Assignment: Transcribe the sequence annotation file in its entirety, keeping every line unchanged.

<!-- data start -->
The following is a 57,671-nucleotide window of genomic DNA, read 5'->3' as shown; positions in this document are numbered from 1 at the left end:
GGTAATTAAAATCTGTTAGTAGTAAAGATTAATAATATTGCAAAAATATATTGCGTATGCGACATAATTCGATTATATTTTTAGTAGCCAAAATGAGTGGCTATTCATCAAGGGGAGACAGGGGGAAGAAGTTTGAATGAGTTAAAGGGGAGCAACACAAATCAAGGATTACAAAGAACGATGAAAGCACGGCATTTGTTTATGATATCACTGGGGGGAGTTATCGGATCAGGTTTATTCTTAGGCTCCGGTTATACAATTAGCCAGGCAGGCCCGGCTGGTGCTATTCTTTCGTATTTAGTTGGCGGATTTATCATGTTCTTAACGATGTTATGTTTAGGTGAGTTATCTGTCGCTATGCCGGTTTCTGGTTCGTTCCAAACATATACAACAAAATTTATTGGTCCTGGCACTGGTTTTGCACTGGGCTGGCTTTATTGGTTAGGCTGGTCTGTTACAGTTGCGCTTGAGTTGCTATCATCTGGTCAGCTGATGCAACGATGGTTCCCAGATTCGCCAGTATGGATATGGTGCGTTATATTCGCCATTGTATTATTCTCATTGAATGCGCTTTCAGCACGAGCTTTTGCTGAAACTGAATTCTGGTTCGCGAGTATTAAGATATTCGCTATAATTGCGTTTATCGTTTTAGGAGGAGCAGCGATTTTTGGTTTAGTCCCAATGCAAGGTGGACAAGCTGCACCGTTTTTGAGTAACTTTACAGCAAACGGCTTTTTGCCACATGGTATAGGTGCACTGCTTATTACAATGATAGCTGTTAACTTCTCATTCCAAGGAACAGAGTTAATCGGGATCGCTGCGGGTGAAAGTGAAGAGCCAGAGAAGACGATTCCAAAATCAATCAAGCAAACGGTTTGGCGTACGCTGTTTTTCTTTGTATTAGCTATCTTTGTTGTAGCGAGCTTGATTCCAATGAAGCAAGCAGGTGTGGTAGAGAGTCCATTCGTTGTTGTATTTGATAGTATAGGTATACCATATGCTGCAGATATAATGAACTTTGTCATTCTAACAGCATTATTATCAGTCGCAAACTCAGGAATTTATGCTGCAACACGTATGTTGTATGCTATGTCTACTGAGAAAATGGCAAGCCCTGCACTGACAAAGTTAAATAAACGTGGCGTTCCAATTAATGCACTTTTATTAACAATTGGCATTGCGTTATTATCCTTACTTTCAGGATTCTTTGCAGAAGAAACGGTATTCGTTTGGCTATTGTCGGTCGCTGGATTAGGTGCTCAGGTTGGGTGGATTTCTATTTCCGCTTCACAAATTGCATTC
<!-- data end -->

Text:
The following is a 57,671-nucleotide window of genomic DNA, read 5'->3' as shown; positions in this document are numbered from 1 at the left end:
GGTAATTAAAATCTGTTAGTAGTAAAGATTAATAATATTGCAAAAATATATTGCGTATGCGACATAATTCGATTATATTTTTAGTAGCCAAAATGAGTGGCTATTCATCAAGGGGAGACAGGGGGAAGAAGTTTGAATGAGTTAAAGGGGAGCAACACAAATCAAGGATTACAAAGAACGATGAAAGCACGGCATTTGTTTATGATATCACTGGGGGGAGTTATCGGATCAGGTTTATTCTTAGGCTCCGGTTATACAATTAGCCAGGCAGGCCCGGCTGGTGCTATTCTTTCGTATTTAGTTGGCGGATTTATCATGTTCTTAACGATGTTATGTTTAGGTGAGTTATCTGTCGCTATGCCGGTTTCTGGTTCGTTCCAAACATATACAACAAAATTTATTGGTCCTGGCACTGGTTTTGCACTGGGCTGGCTTTATTGGTTAGGCTGGTCTGTTACAGTTGCGCTTGAGTTGCTATCATCTGGTCAGCTGATGCAACGATGGTTCCCAGATTCGCCAGTATGGATATGGTGCGTTATATTCGCCATTGTATTATTCTCATTGAATGCGCTTTCAGCACGAGCTTTTGCTGAAACTGAATTCTGGTTCGCGAGTATTAAGATATTCGCTATAATTGCGTTTATCGTTTTAGGAGGAGCAGCGATTTTTGGTTTAGTCCCAATGCAAGGTGGACAAGCTGCACCGTTTTTGAGTAACTTTACAGCAAACGGCTTTTTGCCACATGGTATAGGTGCACTGCTTATTACAATGATAGCTGTTAACTTCTCATTCCAAGGAACAGAGTTAATCGGGATCGCTGCGGGTGAAAGTGAAGAGCCAGAGAAGACGATTCCAAAATCAATCAAGCAAACGGTTTGGCGTACGCTGTTTTTCTTTGTATTAGCTATCTTTGTTGTAGCGAGCTTGATTCCAATGAAGCAAGCAGGTGTGGTAGAGAGTCCATTCGTTGTTGTATTTGATAGTATAGGTATACCATATGCTGCAGATATAATGAACTTTGTCATTCTAACAGCATTATTATCAGTCGCAAACTCAGGAATTTATGCTGCAACACGTATGTTGTATGCTATGTCTACTGAGAAAATGGCAAGCCCTGCACTGACAAAGTTAAATAAACGTGGCGTTCCAATTAATGCACTTTTATTAACAATTGGCATTGCGTTATTATCCTTACTTTCAGGATTCTTTGCAGAAGAAACGGTATTCGTTTGGCTATTGTCGGTCGCTGGATTAGGTGCTCAGGTTGGGTGGATTTCTATTTCCGCTTCACAAATTGCATTC